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Password Requirements Examined from Guidelines and Survey

NEC Security Blog

Sep 18, 2020

The theme of this blog is passwords. There are various discussions and guides on what kind of password requirements should be set for organizations and systems and what kind of password users should set. The goal of this blog is not to give readers an answer to password requirements but to give them a chance to think about passwords.

Based on the password policy guide provided by organizations such as NIST (National Institute of Standards and Technology) and CIS (Center for Internet Security), I have picked up the points of password requirements and sorted them out.

Also, by examining account creation and documents on thirty-one websites, I have found out what kind of password requirements are actually set in those websites.

  • Please be noted this is just only a reference due to insufficient number of the samples.

Please read it while imagining your passwords of the websites or systems you usually use.

By the way, the discussion of password requirements is just only a small part of the topic of user authentication, how to verify a user’s identity. Therefore, as long as the authentication is enhanced, it does not have to be a password and there are other authentication methods such as biometrics and one-time-passwords.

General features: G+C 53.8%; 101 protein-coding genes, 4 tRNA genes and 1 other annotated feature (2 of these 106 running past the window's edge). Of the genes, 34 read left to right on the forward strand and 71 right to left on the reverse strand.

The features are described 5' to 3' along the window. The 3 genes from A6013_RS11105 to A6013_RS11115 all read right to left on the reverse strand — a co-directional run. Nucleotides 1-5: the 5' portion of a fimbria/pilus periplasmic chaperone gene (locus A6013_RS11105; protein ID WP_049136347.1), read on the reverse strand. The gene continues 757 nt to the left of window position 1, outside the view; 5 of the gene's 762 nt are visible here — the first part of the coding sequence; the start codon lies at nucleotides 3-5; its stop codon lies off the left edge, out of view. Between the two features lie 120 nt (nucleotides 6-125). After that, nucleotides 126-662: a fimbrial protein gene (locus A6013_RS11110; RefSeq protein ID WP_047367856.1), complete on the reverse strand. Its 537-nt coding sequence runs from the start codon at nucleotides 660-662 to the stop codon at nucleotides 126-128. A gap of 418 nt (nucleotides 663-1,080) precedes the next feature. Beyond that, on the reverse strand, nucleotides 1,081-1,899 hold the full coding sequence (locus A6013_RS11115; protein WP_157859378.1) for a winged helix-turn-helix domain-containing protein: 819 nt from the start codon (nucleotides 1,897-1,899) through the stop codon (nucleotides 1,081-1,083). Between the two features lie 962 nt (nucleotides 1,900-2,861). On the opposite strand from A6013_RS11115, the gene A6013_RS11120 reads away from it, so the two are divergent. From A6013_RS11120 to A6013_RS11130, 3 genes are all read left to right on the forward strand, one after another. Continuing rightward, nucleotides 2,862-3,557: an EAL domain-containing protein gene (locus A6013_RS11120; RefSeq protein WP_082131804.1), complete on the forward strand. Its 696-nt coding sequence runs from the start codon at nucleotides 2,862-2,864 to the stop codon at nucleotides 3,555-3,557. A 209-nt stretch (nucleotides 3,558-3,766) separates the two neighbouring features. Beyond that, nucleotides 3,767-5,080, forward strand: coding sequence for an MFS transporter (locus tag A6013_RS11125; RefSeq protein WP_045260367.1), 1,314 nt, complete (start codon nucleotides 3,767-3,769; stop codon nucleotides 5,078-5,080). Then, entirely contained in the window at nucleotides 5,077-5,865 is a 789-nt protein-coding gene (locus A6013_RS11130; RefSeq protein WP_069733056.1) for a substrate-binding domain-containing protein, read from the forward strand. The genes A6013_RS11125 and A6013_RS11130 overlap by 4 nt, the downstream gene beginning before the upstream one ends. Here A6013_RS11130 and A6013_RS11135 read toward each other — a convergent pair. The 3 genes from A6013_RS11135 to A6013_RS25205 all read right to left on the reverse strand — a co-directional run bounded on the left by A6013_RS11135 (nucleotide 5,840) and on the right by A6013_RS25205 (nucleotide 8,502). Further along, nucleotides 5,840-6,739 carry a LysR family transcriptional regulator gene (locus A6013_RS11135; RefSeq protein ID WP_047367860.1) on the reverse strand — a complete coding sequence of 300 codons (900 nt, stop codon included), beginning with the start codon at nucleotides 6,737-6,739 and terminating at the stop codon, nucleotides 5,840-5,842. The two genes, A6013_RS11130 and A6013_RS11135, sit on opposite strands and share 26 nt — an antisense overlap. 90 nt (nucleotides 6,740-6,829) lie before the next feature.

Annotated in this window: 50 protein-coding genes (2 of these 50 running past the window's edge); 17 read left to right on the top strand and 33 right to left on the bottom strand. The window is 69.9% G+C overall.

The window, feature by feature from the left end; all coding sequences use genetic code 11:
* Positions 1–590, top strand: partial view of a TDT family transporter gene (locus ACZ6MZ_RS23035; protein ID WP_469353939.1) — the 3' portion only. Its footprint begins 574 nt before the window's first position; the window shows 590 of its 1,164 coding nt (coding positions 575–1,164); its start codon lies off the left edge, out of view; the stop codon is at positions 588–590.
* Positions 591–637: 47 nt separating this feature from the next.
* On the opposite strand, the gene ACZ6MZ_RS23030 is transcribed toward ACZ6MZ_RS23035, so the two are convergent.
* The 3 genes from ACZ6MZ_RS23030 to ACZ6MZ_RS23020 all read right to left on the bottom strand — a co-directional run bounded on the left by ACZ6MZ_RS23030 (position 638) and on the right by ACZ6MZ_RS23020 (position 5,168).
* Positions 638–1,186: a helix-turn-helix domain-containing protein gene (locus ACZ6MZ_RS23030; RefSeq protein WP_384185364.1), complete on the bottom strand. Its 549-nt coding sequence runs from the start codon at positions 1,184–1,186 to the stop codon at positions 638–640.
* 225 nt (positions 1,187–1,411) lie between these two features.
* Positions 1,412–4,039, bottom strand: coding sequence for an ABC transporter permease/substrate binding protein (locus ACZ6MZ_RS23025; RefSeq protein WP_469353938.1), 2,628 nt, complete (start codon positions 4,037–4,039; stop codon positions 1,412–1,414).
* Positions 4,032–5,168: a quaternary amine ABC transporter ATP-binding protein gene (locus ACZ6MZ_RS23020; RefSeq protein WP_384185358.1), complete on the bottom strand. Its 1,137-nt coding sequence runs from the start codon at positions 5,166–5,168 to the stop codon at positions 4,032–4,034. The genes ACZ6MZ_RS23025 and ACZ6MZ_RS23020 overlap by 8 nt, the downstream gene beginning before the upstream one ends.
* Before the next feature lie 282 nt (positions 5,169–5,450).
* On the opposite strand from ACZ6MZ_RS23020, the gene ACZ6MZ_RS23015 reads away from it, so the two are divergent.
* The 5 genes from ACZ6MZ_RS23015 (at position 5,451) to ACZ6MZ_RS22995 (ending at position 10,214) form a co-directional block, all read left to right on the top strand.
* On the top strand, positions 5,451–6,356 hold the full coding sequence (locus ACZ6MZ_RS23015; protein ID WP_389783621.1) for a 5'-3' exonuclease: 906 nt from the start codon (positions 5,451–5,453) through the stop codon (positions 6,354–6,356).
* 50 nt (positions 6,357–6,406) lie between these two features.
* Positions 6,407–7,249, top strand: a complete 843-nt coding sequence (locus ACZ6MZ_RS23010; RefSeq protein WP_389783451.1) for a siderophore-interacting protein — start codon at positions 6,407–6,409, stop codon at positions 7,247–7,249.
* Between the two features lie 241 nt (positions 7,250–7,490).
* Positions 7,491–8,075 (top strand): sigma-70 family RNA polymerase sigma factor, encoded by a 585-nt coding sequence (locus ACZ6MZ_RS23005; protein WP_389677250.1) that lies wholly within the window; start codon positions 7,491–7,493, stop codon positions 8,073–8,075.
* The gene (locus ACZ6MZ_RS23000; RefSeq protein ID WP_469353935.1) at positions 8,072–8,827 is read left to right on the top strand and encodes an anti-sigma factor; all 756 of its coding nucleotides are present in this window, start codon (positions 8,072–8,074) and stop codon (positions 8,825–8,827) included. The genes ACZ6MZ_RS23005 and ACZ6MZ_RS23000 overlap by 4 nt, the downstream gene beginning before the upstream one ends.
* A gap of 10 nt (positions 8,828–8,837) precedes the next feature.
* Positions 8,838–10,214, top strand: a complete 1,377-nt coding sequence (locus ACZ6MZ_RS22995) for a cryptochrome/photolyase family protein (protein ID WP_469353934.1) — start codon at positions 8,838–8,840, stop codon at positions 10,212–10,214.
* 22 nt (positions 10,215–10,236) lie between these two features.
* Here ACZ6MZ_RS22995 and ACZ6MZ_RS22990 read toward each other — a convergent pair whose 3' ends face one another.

The goal of this blog is to give readers a chance to think about passwords, but ultimately, it is ideal to have them think about authentication, not just passwords. I am aiming to encourage readers to use this password discussion as a chance to put their thought into how to enhance your authentication with passwords and other authentication methods.

Password Requirements by Major Authorities

Table-1 shows password requirements excerpted from CIS Password Policy Guide (CISPPG) new window[1], NIST SP800-63B Digital Identity Guidelines (NIST63B) new window[2], and Internet Safety and Security Handbook (NISC Handbook) new window[3] issued by National center of Incident readiness and Strategy for Cybersecurity of Japan.

Table-1: Password Requirements Excerpted from CISPPG, NIST63B, and NISC Handbook

  CIS Password Policy Guide NIST SP800-63 NISC Handbook
Minimum Length
  • 14 characters (Without MFA)
  • 8 characters (With MFA)
  • 8 characters (For user-created passwords) <Required>
  • 6 characters (For auto-generated passwords) <Required>
  • 10 characters (For log-in password for web service, etc.)
  • 15 characters (For encryption keys for files and storage media with passwords)
Maximum Length Unlimited At least 64 characters (For user-created passwords) <Recommended> Not defined
Available Character Type
  • All characters are available